Investigations into the induction and effects of obesity in various murine models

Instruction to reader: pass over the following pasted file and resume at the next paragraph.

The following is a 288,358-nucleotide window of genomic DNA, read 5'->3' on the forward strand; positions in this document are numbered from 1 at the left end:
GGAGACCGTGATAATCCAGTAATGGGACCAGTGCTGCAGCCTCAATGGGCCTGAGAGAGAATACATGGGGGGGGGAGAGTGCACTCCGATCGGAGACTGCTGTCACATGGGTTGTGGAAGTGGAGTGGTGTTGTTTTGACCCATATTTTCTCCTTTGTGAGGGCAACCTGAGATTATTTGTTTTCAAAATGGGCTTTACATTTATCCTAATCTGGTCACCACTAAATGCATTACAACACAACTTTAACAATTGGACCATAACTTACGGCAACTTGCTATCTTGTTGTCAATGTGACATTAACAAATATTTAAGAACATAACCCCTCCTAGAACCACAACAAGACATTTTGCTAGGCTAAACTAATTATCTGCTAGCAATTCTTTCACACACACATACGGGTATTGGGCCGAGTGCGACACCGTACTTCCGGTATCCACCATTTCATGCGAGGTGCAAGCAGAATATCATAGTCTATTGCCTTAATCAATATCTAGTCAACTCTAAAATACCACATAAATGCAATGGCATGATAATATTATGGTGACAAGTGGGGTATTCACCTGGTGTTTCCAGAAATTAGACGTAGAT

There is at present much concern over the increased incidence of obesity in modern society. An increased energy intake and/or a decreased energy expenditure will lead to obesity. Murine models have been used to study the normal fat deposition during growth and excess fat deposition of obesity. Investigation of adipose depots during growth suggested that for the two strains of mice and the C57B1/6 ob/ob mice studied, the subcutaneous depot was the prominent fat store at weaning and that the proportion of fat in this depot decreased whilst that in the gonadal depot increased with age. Adult ob/ob mice had a large proportion of their fat stored subcutaneously although weight-reduction of male ob/ob mice resulted in a decrease in this depot size. Goldthioglucose and Bipiperidyl mustard have been used to induce obesity in mice. The results suggest this syndrome to be due to a metabolic defect since hyperphagia, hyperinsulinaemia and weight gains, the characteristic features of a regulatory defect were found to be diet-dependent and not essential for obesity-induction. It was demonstrated that the ventromedial hypothalamus regulated the total fat stores but not the fat content of each depot. The genetically-obese(ob/ob) syndrome was confirmed to be due to both hyperphagia and a reduced energy expenditure. These mice had a reduced feeding drive on fasting and they protected their excess fat stores(on fasting) by proteinolysis. Weight-reduction by meal-feeding did not decrease the proportion of fat as markedly in ob/ob mice as in chemically-obese mice. The weight-reduced ob/ob mice displayed a better cold tolerance(3°) than control ob/obs. The ob/ob mice had lower rectal temperatures at ambient temperature and, on fasting displayed a greater incidence of torpor and a slower rate of arousal than their lean littermates. Further, ob/ob mice exhibited torpor even when fed ad libitum. The experiments suggest that energy expenditure and control of lipid deposition is at least as important in the aetiology of obesity as regulation of energy intake.